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Recruitment and retention

 
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School leaders are driven by an ambition to provide opportunities for young people to reach their full potential. To fulfil that ambition, teaching must attract and retain a high-quality, well-trained and properly rewarded workforce. 

Through our work with members, NAHT is documenting and communicating the unfolding recruitment and retention crisis taking place in our schools to policymakers at the highest levels. 

NAHT is campaigning to:

Ensure all schools can recruit and retain excellent teachers and leaders

  • Lobby for change and reform of key macro issues affecting recruitment and retention: pay, accountability, funding and workload and identify key actions to be taken to improve these
  • Press for the development of a range of flexible leadership and non-leadership pathways to support recruitment and retention, including new opportunities that will retain the experience and expertise of mid to late career leaders
  • Build on the opportunities offered by the Early Career Framework to press for similar support for new heads, deputies and assistants, and school business leaders
  • Maintain a watching brief on the impact of Brexit on teacher supply
  • Lobby the DfE for practical measures to address the workload of school leaders, including protection of strategic leadership time
  • Campaign for a staged real term, restorative pay award for teachers and school leaders
  • Develop a position on the role of CEOs and other posts outside the School Teachers’ Pay and Conditions Document (STPCD) including a position on which roles should have a requirement for Qualified Teacher Status (QTS)
  • Lobby for a review of the pay system, including the STPCD
  • Press government to maintain and enhance the teacher's pension scheme and/or Local Government Pension Scheme (LGPS)
  • Support work to ensure the profession represents a diverse workforce, including those with protected characteristics
  • Support effective partnerships between school leaders and governors with clarity of roles and responsibilities across different school structures.

Create a safe working environment for school leaders and their staff

  • Lobby the DfE to take concrete steps to tackle verbal and physical abuse and aggression against school staff, including harassment online and through social media.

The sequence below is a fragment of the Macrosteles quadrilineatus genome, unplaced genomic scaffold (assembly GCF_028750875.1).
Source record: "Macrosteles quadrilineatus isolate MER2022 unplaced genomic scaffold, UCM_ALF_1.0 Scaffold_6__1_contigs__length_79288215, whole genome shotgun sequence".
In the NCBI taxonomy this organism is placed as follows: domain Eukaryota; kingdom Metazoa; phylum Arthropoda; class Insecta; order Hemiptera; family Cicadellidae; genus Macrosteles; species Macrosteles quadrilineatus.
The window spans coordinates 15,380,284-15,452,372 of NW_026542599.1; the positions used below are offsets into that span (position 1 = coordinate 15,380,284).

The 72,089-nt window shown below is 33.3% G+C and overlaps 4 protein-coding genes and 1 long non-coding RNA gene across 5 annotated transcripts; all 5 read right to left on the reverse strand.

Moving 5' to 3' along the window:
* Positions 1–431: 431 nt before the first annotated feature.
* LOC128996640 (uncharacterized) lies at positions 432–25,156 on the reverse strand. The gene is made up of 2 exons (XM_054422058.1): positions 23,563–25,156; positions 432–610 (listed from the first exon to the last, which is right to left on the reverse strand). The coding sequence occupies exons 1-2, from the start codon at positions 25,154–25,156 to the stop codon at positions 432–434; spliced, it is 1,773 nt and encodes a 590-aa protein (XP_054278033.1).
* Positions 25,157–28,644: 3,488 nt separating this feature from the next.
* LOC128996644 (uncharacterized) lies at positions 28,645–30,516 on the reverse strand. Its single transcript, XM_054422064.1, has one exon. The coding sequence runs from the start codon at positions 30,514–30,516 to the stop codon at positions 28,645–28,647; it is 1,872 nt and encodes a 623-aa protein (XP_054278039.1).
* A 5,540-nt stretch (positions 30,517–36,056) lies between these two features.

Ensure professional recognition of school business leaders (SBLs)

  • Lobby the DfE for SBLs to be included within a new national framework of terms and conditions for school staff
  • Promote the professional standards framework for all SBLs
  • Raise the profile and understanding of the SBL role across the school sector, including with governors.  

 

Ill-health Retirement and long covid

Long covid or 'post covid-19 syndrome' is a term to describe the effects of covid-19 that continue for weeks or months beyond the initial illness.
 
A wide range of different symptoms are associated with 'long covid'. These include: fatigue, breathlessness, palpitations, chest pains, joint or muscle pain, cognitive impairment ('brain fog') and anxiety and depression.
 
NAHT has become concerned that there are currently insufficient provisions to support members who may need to submit a request for ill-health retirement due to 'long covid.' This is because 'long covid' is a new and emerging condition, and it is therefore harder to make a judgment that incapacity will be permanent under the scheme regulations.
 
NAHT is therefore working with others in the sector, through our involvement with the Teachers' Pensions Scheme Advisory Board, to press the Department for Education to scope out changes to teachers' ill-health provision in order to respond better to the health impact of the coronavirus pandemic on teachers and leaders.
 
The impact of this in relation to the Local Government Pension Scheme (LGPS) is less acute as the LGPS operates a three-tier ill-health retirement system where members are able to access a short-term ill-health retirement pension (paid for no longer than three years) where they are too ill to undertake gainful employment but are likely to recover within three years of leaving service. This means that members with long-covid may be able to access this level of pension more easily which would allow them longer to recover before needing to seek new employment.
First published 22 July 2021